Long-term HIT goals will need those now supporting ‘the last mile’
Achieving interoperability, data sharing and other capabilities for the public good must include the role of information exchanges already out in the community.
As noted in the Health Data Management COVERstories in January, the Department of Health and Human Services (HHS) has made significant inroads to digitize health records, prevent the practice of information blocking and advance interoperability through regulations from the Office of the National Coordinator for Health Information technology (ONC) and Centers for Medicare & Medicaid (CMS).
At times, progress has felt slow However, it needs to be acknowledged that federal legislation and regulation supporting the industry with necessary evolutions to comply with information blocking, interoperability rules, quality payment, new incentives and other aspects of healthcare is extremely challenging. As a former employee of CMS focused on health IT and value-based care, I know this well.
Over the last 20 years, and increasingly in the last decade, a vast health data infrastructure has been built to meet the needs of key stakeholders and most importantly patients and communities. The network of state and regional health information exchanges (HIEs), community information exchanges, all-payer claims databases, regional health improvement collaboratives and emerging health data utilities house immense capabilities and serve as “the last mile of interoperability.”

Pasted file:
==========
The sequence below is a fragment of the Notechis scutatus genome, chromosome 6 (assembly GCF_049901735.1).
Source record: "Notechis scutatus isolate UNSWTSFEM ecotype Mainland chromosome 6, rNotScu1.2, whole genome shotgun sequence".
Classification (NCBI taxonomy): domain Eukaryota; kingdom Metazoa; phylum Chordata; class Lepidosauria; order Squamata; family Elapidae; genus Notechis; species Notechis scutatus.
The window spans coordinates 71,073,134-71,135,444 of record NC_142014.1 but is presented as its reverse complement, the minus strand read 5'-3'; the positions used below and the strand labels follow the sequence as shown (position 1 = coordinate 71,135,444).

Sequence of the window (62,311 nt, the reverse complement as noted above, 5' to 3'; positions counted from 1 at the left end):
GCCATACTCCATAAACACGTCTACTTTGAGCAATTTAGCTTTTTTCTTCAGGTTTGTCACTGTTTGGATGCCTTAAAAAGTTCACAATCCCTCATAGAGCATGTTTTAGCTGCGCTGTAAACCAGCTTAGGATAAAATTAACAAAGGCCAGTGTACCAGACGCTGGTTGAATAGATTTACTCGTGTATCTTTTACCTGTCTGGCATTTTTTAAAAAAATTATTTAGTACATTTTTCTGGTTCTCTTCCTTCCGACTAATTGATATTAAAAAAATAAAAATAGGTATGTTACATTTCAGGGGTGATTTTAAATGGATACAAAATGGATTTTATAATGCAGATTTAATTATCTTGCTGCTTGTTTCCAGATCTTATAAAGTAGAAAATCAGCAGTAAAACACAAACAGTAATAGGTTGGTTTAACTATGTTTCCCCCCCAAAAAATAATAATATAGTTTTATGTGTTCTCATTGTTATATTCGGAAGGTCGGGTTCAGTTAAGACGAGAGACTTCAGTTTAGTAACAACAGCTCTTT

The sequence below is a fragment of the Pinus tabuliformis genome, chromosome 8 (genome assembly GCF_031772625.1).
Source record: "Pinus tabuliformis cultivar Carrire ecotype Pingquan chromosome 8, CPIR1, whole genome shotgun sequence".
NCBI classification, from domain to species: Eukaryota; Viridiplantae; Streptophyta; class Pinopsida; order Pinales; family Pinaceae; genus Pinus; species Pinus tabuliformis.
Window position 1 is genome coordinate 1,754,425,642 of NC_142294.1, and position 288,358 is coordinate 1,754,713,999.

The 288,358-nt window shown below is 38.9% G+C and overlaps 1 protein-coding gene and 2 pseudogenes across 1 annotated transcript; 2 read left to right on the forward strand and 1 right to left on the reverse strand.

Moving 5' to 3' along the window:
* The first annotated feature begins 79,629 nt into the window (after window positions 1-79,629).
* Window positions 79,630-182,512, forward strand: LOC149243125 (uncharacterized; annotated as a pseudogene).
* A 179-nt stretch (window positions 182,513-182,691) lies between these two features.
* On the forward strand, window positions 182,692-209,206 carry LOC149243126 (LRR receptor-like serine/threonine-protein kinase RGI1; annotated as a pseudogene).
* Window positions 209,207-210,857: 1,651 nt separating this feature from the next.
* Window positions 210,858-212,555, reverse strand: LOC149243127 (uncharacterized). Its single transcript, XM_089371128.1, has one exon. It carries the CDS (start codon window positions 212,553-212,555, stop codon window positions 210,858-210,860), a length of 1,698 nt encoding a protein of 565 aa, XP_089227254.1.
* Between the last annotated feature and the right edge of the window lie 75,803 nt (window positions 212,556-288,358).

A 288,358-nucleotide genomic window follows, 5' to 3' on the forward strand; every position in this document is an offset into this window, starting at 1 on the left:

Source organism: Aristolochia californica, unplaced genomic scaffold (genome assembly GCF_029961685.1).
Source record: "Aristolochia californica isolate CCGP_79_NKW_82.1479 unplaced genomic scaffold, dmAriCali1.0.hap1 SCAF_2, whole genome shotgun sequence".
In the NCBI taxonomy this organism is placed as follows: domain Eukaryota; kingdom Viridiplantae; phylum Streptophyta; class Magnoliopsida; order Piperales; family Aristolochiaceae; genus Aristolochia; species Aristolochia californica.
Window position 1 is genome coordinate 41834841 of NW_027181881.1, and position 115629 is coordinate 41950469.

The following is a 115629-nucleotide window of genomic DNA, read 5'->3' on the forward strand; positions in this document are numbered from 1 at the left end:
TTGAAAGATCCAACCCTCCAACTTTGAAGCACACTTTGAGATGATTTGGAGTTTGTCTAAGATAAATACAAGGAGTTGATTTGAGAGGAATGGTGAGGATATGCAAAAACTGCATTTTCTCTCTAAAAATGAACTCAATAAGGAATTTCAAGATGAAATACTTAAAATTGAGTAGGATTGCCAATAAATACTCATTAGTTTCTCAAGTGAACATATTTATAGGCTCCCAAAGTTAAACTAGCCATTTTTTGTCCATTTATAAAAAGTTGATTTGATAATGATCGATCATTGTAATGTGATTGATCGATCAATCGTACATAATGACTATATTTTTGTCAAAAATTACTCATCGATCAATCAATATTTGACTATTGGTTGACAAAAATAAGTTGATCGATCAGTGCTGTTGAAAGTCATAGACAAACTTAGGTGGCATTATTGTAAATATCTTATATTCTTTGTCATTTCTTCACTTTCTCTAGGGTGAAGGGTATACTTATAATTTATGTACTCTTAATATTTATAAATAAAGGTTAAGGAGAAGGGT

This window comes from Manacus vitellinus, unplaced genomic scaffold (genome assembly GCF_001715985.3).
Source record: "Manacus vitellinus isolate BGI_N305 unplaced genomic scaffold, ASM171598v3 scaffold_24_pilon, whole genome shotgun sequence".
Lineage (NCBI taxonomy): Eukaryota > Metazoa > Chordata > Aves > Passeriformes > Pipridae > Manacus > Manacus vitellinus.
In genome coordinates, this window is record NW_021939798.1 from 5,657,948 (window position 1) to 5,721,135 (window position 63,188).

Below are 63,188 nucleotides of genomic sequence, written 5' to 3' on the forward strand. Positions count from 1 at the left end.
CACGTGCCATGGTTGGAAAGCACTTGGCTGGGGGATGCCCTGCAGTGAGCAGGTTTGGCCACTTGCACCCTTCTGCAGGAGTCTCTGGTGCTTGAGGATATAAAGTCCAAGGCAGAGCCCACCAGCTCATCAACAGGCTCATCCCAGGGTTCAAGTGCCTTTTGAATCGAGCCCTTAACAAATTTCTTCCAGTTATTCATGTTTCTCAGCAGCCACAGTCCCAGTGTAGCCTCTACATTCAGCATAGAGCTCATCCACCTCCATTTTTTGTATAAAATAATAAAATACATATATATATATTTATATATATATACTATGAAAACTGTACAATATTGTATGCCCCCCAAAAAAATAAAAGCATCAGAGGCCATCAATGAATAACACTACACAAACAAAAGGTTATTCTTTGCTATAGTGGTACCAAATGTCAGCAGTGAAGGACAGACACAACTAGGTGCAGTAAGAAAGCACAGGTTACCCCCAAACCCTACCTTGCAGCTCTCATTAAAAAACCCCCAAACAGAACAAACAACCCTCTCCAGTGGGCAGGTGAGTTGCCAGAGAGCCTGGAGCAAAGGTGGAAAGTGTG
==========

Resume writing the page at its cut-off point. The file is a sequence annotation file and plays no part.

In light of this, it is clear that data governance must happen at the community level with local stakeholders, in line with state laws and local preferences. These local organizations can and should exist alongside national networks and frameworks. For the Trusted Exchange Framework and Common Agreement (TEFCA) to be successful in achieving national interoperability, the TEFCA-defined Qualified Health Information Networks (QHINs) will need the involvement of HIEs and other local health data collaboratives.
Beyond knowing critical local insights and state and county laws, these nonprofit entities have built trusted relationships with their stakeholders by being neutral convenors, data stewards and a resource for technical assistance.
The adage “data moves at the speed of trust,” still holds weight for our community. We are making progress with interoperability and information sharing, but we have much further to go. We cannot continue to only apply an EHR lens to solve for interoperability, and with fragmented and disparate data, we are falling short. We can do better to support public health, population health management, care coordination, quality improvement, patient safety and value-based care by combining, enhancing and exchanging data in highly collaborative and more complete ways.
To meet community needs – and to address social needs – we need to be far more inclusive of a broader group of stakeholders beyond healthcare, and this will require deep trust and “relationship infrastructure.” We have a tremendous opportunity to bolster existing infrastructure and networks and drive increased coordination to meet the evolving needs of communities throughout the U.S.
Lisa Bari is CEO of Civitas Networks for Health.